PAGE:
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Religion

German 'Luxury Bishop' Tebartz-van Elst pays fine for lying under oath

Catholic Bishop Franz-Peter Tebartz-van Elst has paid a fine of 20,000 euros to end a case for lying under oath. The scandal surrounding the 'bling bishop' and his lavish lifestyle has rocked Germany's Catholic Church.

Bishop Franz-Peter Tebartz-van Elst of Limburg in the German state of Hesse was accused by Hamburg prosecutors of making false statements in a court case concerning a first-class flight he took to India.

The prosecutor had claimed that the 53-year-old bishop gave a false affadavit during court action against the German news weekly Der Spiegel, which, based on evidence from the airline in question, had reported that the clergyman flew first class to visit slum dwellers in India.

Speaking to a Spiegel reporter, the 53-year-old Tebartz-van Elst insisted that he had flown business class and then, in a statement under oath, denied having said those words, forcing the magazine to print a retraction. However, the reporter had videotaped the interview and the Hamburg court accepted this as evidence.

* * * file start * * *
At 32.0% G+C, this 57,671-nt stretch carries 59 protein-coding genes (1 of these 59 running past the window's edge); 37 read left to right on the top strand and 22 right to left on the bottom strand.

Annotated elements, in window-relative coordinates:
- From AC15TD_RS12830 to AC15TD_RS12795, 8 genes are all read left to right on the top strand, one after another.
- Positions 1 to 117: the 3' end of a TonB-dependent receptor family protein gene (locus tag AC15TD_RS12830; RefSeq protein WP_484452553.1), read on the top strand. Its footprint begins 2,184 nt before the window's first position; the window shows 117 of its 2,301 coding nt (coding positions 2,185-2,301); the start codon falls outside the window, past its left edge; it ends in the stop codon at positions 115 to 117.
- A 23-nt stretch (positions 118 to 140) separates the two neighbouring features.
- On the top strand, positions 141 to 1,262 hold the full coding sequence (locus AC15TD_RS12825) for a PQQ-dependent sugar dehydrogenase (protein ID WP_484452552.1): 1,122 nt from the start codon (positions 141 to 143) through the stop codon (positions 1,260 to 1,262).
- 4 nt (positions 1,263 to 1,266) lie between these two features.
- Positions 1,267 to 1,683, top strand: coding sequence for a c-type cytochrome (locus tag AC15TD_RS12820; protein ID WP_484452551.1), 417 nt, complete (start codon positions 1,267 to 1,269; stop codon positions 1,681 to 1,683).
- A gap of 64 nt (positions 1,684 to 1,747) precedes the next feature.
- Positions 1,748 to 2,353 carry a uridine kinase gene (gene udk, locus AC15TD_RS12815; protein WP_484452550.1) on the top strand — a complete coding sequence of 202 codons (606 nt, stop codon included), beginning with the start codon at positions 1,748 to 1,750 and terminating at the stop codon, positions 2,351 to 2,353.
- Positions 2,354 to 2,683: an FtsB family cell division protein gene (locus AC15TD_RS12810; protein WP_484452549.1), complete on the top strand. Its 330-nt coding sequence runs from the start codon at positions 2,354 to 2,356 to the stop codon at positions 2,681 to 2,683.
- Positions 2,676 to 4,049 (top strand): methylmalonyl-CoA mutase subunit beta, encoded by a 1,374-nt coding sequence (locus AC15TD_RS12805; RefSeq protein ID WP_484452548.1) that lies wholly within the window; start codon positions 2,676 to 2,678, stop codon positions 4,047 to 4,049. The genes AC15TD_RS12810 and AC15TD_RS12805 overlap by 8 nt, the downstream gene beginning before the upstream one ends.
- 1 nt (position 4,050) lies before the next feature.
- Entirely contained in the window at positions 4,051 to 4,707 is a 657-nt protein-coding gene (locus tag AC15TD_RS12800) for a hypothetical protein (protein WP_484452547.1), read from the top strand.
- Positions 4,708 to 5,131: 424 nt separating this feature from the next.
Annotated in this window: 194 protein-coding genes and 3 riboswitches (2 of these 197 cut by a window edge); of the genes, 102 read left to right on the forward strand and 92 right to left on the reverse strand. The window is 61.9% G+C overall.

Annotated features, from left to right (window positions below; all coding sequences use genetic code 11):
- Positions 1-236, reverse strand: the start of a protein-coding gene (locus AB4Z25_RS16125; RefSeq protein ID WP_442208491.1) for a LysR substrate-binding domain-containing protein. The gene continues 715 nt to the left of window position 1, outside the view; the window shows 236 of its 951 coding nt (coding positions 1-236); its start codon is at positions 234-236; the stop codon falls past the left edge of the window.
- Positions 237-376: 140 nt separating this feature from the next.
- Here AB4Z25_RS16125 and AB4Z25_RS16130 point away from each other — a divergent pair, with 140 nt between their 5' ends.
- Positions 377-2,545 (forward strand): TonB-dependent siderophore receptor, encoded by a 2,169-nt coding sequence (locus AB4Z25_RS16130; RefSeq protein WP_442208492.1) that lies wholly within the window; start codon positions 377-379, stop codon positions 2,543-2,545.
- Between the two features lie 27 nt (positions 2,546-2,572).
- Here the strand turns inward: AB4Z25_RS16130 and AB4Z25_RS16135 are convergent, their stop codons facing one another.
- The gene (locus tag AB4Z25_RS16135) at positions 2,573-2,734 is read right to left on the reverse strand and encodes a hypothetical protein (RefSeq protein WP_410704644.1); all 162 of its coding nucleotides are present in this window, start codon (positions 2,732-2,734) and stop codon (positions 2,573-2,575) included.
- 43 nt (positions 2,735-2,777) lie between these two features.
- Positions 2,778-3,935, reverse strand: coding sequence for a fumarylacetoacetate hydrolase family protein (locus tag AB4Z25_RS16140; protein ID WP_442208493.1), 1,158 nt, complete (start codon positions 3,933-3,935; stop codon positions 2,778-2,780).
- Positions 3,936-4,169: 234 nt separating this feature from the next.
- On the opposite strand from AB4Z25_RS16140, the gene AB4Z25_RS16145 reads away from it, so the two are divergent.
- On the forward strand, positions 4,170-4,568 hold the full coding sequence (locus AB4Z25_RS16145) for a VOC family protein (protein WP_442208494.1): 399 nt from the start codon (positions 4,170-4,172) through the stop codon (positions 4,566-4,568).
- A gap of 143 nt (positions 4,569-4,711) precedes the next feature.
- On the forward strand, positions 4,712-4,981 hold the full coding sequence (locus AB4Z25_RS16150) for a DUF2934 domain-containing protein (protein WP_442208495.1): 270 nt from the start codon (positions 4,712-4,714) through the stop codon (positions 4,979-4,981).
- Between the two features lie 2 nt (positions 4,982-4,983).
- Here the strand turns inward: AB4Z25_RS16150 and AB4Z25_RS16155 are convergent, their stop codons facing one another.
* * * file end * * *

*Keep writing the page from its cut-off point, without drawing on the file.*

On Monday, the court announced that the state treasury had received the 20,000-euro payment ($27,000) and, with the consent of prosecutors, closed the case.

This is likely to take the spotlight off the clergyman, who was suspended by the pope last month in connection with a scandal surrounding the renovation of his residence - which includes a museum, conference halls, a chapel and private apartments - in the ancient town of Limburg in central Germany's state of Hesse.

In October, the Vatican announced that Tebartz-van Elst would go on sabbatical for an unspecified amount of time following revelations that he spent up to 40 million euros on the building project - eight times the amount that was originally planned. The end result included several features requested by the bishop himself, including a special bathtub with a price tag of 15,000 euros.

The bishop's extravagant use of church funds sparked protests among Catholics in Limburg and beyond, with adherents saying it went against the humble style that Pope Francis brought to the Vatican since his election in March, prompting calls for Tebartz-van Elst's resignation.

The bishop remained defiant and defended the costs, citing the breadth of the project as the main reason for the exorbitant bill.

Allegations over the possible misuse of money triggered an emotional discussion in Germany, where funds come not only from donations, but also from a special "church tax" paid by registered parishioners to their respective denominations.

The scandal sparked calls for greater transparency in Catholic Church finances.

rg/mkg (AFP, dpa)